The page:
There were state-wide efforts going on — the Mississippi Freedom Democratic Party, and the 1964 Mississippi Summer Project. Young social workers, lawyers, organizers and others in the civil rights movement felt moral outrage when we saw police-state tactics being used on African-American young people. Whites were sometimes beaten and arrested as well. Our families worried a great deal about those of us who went South to battle apartheid; there were over 800 of us who traveled to work as volunteers in the Mississippi Freedom Summer — 400 of us were women.
After teaching for three weeks in Jackson, at the Mt. Nebo Missionary Baptist Church, during the summer I went back and resigned from my job in Washington D.C. I began to work full time for the Medical Committee for Human Rights Office, Jackson MS, fall 1964. It was under the general aegis of the National Council of Churches. I was the office administrator at the MCHR office for a few months while the organization recruited a doctor to run the program. We were coordinating the schedules of volunteer doctors and clergy who were helping civil rights volunteers. They were also writing up reports for colleagues around the U.S. on the conditions under which poor Blacks received medical care in the Deep South.
Through trying to resolve a serious MCHR case-a civil rights worker in jail who'd been injured in a car crash — in 1964 I met the civil liberties lawyer Ben Smith, from New Orleans. We married the next year. The marriage lasted until 1973. Ben died in 1976.
After I married and moved to New Orleans in 1965 some of us civil rights volunteers started a Freedom School. We used the Sunday School classrooms of the Mt Zion Lutheran Church on Simon Bolivar Avenue, Central City. It was a summer program, informal and free. We taught math, reading, and the background ofthe civil rights movement. We teachers walked the neighborhood to enroll children. Their parents came to look over our classes and make sure it was okay for their kids.
Did we have discipline problems? Not really-everyone associated with our little School was there because they wanted to be. I had a class of about 9 boys-they were around 11 or 12 years old and pretty well mannered. I read to them part of each day out of the novel "The Light in the Forest" (Conrad Richter) about a boy caught in a sobering Indians-vs-whites situation during colonial times. One day the boys were acting up and pelting each other with crunched up paper balls. I stopped reading, pointed out to them that I was not required to be with them in the classroom. I told them I was leaving for the day and that if they wanted to have me as a Freedom School teacher and hear the rest of the story they needed to mind their manners and pay attention. I left.
From that day on I had no problems with their behavior!
At the end of the summer Pastor obliged us to clean his church building. There ensued a struggle over male-female roles: we women objected to the male teachers' assumption that we would do all the dirty work! We ended up sweeping and mopping together. This was exactly the summer during which the Women's Liberation Movement was affecting American culture and American young women.)
Ironically, a few weeks later Hurricane Betsy struck — kindling wood was all that was left after the storm, of the ancient school we'd taught in and had cleaned up.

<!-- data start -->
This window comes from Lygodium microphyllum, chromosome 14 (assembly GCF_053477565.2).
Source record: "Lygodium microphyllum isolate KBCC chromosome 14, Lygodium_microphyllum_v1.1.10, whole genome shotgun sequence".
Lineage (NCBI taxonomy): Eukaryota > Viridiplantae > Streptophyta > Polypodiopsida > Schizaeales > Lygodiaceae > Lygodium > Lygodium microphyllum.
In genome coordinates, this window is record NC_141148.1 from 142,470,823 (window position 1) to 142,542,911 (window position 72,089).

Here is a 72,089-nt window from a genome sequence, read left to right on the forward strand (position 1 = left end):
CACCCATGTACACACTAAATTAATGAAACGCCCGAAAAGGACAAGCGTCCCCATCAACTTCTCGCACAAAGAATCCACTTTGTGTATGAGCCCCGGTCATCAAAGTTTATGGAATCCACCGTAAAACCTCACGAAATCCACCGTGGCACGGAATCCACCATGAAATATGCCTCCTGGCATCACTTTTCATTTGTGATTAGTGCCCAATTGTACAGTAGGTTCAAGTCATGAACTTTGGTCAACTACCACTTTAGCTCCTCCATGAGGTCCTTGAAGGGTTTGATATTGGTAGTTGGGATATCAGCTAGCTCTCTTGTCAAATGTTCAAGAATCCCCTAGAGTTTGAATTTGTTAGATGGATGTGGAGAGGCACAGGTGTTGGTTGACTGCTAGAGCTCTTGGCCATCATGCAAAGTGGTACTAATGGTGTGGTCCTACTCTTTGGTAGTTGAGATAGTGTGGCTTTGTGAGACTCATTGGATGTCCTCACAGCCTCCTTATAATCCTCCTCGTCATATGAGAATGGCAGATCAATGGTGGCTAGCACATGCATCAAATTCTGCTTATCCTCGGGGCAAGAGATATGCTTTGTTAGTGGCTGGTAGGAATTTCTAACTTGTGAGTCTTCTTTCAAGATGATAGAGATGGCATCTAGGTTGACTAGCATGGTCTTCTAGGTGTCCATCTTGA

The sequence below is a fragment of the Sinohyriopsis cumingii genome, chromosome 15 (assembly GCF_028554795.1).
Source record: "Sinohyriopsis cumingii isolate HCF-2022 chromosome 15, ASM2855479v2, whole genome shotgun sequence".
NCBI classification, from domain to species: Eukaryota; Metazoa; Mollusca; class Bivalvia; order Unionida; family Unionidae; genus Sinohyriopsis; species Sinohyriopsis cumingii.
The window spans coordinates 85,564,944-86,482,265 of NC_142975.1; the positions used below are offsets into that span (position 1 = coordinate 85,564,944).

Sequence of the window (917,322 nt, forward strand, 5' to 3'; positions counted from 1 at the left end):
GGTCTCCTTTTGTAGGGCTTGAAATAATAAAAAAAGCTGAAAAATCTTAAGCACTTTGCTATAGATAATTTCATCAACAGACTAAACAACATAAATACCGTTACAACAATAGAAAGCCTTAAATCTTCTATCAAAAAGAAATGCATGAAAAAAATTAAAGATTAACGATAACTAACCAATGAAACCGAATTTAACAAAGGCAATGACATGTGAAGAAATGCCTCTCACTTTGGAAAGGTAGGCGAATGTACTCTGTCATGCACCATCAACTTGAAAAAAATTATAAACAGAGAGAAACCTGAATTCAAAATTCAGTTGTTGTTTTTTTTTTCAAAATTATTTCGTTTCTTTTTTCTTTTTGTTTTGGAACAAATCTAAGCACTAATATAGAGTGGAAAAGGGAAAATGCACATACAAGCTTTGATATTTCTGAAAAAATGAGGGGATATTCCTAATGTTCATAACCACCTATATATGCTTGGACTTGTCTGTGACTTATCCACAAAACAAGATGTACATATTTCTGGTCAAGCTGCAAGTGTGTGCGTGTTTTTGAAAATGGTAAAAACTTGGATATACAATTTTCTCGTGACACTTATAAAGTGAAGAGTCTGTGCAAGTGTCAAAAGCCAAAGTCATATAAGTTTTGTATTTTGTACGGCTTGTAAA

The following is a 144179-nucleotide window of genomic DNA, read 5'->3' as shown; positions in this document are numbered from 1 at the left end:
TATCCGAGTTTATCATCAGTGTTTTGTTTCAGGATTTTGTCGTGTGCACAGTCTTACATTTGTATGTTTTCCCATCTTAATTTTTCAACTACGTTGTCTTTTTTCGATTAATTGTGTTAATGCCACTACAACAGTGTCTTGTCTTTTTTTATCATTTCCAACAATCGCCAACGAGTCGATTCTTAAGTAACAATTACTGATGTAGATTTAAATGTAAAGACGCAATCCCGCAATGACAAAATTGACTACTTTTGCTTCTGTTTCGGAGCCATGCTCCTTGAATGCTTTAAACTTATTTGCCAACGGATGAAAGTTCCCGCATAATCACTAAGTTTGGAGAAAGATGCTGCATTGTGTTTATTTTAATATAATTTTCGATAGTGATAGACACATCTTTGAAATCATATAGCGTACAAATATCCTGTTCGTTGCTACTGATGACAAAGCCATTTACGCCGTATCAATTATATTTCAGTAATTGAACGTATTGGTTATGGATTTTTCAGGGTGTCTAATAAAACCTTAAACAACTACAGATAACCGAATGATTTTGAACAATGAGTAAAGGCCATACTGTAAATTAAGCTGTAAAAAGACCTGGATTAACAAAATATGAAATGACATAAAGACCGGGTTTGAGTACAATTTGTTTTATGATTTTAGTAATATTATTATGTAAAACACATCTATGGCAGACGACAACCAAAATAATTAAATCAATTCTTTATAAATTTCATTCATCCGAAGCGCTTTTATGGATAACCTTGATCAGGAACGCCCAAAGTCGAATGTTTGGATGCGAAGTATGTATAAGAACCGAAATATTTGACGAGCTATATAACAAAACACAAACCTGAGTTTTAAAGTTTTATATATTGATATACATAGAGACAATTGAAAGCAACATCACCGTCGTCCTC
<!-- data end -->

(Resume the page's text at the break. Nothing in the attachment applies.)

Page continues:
I appreciated deeply the community sense in the African-American neighborhoods. People wanting to help us, to help each other. It resembled the organizing done in Montgomery, Alabama during the year-long bus boycott in 1954. Sharing of car rides, blankets, meals, homes to sleep in. What we were doing during those summers in that unfamiliar heat was exciting-and perilous.
We younger, white volunteers had good relationships with the African American Freedom School kids. We weren't being paid, we had almost no expenses, and we could be brave and a little crazy.
The mass meetings at the churches in the evenings (in the Mississippi Freedom Summer, 1964) were very important. Especially to me, as I had been raised by a family that had been missionaries for 134 years. I had learned about volunteering and discovered others outside my family circle by attending church worship, youth groups, and summer camps. Singing simple hymns came naturally to me.
Only, I could not figure out why the local people in the churches in Mississippi were singing "flat," or off-key. I knew nothing about gospel, the African roots of the music, and the way rural people worshipped.
Our curriculum? Reading and writing, math, Black history, citizenship, political power, and the Freedom Movement. Being close to the Black kids was the main point of our summers. The kids were learning how to participate in a huge change that was political and religious. And sometimes risky.
We made mistakes, I am sure. I had a hard time understanding the younger pupils, and I gradually had to learn to slow down my Yankee-style speaking. I used blackboards and paper to draw what I was teaching.
Desegregating New Orleans was not easy. One hot day an African American teacher, Betty, and I went to a French Quarter bistro to get a late lunch. However, segregationists still controlled the city. After we waited a long time for our orders, our gumbo was brought to us. The hostile staff had dumped a huge amount of hot, red pepper sauce into the soup-we could not eat it. When we jumped up and complained and asked for glasses of water, we were physically thrown out on the sidewalk.
In August 1965 I took my class of boys downtown (a mile away, but they had never visited there) to the main, segregated public library. But- that's another story.
Corinne Barnwell lives in New Orleans, Louisiana. This update written July, 2014.
Copyright © Corinne Freeman Barnwell, 2014.